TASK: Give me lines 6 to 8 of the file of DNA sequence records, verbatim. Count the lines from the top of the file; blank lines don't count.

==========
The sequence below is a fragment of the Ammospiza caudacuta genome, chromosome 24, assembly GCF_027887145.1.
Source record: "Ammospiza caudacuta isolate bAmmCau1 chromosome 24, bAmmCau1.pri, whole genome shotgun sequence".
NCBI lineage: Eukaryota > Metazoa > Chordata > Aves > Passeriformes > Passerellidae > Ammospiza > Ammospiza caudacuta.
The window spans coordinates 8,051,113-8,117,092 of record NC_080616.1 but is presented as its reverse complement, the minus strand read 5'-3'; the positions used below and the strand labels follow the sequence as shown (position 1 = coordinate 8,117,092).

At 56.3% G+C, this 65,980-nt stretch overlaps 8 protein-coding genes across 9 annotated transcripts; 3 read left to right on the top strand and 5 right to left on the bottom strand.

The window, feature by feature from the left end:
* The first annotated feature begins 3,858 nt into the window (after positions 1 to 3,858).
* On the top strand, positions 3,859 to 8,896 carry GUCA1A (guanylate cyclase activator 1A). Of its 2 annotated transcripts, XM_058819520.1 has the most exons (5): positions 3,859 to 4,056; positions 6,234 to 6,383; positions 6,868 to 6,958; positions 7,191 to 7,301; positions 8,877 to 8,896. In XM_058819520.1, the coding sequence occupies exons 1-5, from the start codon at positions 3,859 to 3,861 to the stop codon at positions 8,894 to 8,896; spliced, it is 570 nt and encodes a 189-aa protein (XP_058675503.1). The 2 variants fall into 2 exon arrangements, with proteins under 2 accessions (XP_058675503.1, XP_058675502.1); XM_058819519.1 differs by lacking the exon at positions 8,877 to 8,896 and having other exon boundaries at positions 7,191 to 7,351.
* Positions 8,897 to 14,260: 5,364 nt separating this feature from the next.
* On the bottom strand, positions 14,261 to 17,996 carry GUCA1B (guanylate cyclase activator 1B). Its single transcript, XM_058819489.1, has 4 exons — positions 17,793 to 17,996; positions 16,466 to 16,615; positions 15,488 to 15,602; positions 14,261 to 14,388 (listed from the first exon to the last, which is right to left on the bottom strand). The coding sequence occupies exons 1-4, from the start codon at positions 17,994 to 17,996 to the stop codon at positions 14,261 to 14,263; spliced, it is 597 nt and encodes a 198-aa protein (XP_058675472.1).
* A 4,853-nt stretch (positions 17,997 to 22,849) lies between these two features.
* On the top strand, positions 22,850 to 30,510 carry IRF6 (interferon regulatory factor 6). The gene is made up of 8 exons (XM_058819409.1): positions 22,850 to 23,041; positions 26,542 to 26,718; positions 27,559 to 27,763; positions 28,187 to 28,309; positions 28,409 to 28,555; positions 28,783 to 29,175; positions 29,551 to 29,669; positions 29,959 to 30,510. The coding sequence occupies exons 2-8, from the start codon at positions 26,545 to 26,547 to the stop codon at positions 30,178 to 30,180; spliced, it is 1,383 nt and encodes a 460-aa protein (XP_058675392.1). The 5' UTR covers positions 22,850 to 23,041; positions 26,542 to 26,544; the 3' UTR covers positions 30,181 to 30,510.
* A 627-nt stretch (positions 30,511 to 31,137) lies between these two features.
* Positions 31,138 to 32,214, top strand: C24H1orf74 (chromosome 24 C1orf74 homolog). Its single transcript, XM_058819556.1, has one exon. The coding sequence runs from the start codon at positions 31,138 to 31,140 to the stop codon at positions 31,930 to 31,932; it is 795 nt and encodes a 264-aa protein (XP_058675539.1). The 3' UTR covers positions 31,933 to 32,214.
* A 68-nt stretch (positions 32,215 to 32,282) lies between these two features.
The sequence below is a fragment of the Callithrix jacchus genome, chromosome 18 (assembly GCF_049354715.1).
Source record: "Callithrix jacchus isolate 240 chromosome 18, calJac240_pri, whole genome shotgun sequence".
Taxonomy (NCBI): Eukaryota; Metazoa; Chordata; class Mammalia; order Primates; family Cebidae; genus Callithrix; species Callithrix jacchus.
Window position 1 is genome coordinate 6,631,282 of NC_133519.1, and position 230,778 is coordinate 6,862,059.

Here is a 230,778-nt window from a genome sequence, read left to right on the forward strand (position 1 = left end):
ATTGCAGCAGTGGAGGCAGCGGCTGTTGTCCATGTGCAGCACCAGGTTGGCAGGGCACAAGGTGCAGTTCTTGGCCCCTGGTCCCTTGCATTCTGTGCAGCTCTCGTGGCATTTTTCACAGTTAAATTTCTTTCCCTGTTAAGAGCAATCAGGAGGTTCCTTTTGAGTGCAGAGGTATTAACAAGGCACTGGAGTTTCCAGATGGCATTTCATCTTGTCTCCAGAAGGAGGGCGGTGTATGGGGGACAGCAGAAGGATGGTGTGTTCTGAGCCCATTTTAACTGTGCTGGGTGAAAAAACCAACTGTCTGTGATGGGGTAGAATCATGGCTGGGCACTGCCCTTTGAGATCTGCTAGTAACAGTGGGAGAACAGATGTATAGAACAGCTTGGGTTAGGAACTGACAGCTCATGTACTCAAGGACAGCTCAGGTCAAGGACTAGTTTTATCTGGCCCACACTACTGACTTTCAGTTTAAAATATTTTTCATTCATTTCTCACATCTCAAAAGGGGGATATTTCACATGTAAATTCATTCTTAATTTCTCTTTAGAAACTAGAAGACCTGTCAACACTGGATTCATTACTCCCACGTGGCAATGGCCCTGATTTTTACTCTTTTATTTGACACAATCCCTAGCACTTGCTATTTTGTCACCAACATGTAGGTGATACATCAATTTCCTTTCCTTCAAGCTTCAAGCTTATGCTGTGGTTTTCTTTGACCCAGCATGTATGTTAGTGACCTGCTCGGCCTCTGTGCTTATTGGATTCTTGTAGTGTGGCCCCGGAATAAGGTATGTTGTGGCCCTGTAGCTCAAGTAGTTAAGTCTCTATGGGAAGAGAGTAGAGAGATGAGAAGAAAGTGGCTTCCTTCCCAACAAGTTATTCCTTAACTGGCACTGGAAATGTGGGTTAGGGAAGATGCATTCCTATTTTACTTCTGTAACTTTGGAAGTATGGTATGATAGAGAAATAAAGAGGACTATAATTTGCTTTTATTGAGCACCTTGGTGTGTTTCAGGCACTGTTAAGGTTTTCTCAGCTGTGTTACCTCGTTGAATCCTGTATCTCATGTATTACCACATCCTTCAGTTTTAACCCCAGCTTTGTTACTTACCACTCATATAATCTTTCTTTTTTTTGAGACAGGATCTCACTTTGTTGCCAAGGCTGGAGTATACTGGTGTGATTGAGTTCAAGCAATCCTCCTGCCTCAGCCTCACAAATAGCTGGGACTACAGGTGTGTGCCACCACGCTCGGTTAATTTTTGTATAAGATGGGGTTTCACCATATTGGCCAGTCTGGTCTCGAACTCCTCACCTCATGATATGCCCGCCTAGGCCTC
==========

The window, feature by feature from the left end:
* The first annotated feature begins 3,858 nt into the window (after positions 1 to 3,858).
* On the top strand, positions 3,859 to 8,896 carry GUCA1A (guanylate cyclase activator 1A). Of its 2 annotated transcripts, XM_058819520.1 has the most exons (5): positions 3,859 to 4,056; positions 6,234 to 6,383; positions 6,868 to 6,958; positions 7,191 to 7,301; positions 8,877 to 8,896. In XM_058819520.1, the coding sequence occupies exons 1-5, from the start codon at positions 3,859 to 3,861 to the stop codon at positions 8,894 to 8,896; spliced, it is 570 nt and encodes a 189-aa protein (XP_058675503.1). The 2 variants fall into 2 exon arrangements, with proteins under 2 accessions (XP_058675503.1, XP_058675502.1); XM_058819519.1 differs by lacking the exon at positions 8,877 to 8,896 and having other exon boundaries at positions 7,191 to 7,351.